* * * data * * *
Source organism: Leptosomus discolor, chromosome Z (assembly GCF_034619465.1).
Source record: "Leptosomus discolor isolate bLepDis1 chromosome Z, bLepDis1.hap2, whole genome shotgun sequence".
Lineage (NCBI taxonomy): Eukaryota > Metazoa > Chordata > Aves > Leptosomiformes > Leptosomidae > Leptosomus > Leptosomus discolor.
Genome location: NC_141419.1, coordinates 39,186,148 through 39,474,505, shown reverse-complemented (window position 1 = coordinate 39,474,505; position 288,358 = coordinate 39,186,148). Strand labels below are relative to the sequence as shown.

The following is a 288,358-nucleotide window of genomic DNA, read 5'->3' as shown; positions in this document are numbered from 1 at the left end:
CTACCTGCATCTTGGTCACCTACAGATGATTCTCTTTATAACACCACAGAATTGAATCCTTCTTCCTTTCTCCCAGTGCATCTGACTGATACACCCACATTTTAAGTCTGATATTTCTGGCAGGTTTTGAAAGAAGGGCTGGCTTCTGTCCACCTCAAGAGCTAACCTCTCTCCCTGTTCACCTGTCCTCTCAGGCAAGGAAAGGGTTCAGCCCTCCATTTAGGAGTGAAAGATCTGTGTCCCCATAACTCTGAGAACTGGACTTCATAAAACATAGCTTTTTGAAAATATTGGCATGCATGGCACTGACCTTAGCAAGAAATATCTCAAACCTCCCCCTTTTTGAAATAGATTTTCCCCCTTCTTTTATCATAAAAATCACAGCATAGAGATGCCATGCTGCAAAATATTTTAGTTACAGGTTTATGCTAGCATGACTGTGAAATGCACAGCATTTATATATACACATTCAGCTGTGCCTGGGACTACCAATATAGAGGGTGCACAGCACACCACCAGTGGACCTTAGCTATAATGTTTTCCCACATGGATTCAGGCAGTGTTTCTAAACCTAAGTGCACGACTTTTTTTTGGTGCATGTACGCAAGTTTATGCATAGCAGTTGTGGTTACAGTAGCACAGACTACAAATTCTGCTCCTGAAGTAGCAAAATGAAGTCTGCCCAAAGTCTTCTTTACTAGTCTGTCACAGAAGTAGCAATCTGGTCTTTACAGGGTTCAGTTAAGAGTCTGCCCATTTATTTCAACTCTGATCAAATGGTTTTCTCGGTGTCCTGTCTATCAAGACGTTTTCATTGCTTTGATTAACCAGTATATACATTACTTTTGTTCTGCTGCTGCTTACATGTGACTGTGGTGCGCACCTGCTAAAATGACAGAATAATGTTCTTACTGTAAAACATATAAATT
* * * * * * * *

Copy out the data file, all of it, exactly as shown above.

Source organism: Leptosomus discolor, chromosome Z (assembly GCF_034619465.1).
Source record: "Leptosomus discolor isolate bLepDis1 chromosome Z, bLepDis1.hap2, whole genome shotgun sequence".
Lineage (NCBI taxonomy): Eukaryota > Metazoa > Chordata > Aves > Leptosomiformes > Leptosomidae > Leptosomus > Leptosomus discolor.
Genome location: NC_141419.1, coordinates 39,186,148 through 39,474,505, shown reverse-complemented (window position 1 = coordinate 39,474,505; position 288,358 = coordinate 39,186,148). Strand labels below are relative to the sequence as shown.

The following is a 288,358-nucleotide window of genomic DNA, read 5'->3' as shown; positions in this document are numbered from 1 at the left end:
CTACCTGCATCTTGGTCACCTACAGATGATTCTCTTTATAACACCACAGAATTGAATCCTTCTTCCTTTCTCCCAGTGCATCTGACTGATACACCCACATTTTAAGTCTGATATTTCTGGCAGGTTTTGAAAGAAGGGCTGGCTTCTGTCCACCTCAAGAGCTAACCTCTCTCCCTGTTCACCTGTCCTCTCAGGCAAGGAAAGGGTTCAGCCCTCCATTTAGGAGTGAAAGATCTGTGTCCCCATAACTCTGAGAACTGGACTTCATAAAACATAGCTTTTTGAAAATATTGGCATGCATGGCACTGACCTTAGCAAGAAATATCTCAAACCTCCCCCTTTTTGAAATAGATTTTCCCCCTTCTTTTATCATAAAAATCACAGCATAGAGATGCCATGCTGCAAAATATTTTAGTTACAGGTTTATGCTAGCATGACTGTGAAATGCACAGCATTTATATATACACATTCAGCTGTGCCTGGGACTACCAATATAGAGGGTGCACAGCACACCACCAGTGGACCTTAGCTATAATGTTTTCCCACATGGATTCAGGCAGTGTTTCTAAACCTAAGTGCACGACTTTTTTTTGGTGCATGTACGCAAGTTTATGCATAGCAGTTGTGGTTACAGTAGCACAGACTACAAATTCTGCTCCTGAAGTAGCAAAATGAAGTCTGCCCAAAGTCTTCTTTACTAGTCTGTCACAGAAGTAGCAATCTGGTCTTTACAGGGTTCAGTTAAGAGTCTGCCCATTTATTTCAACTCTGATCAAATGGTTTTCTCGGTGTCCTGTCTATCAAGACGTTTTCATTGCTTTGATTAACCAGTATATACATTACTTTTGTTCTGCTGCTGCTTACATGTGACTGTGGTGCGCACCTGCTAAAATGACAGAATAATGTTCTTACTGTAAAACATATAAATT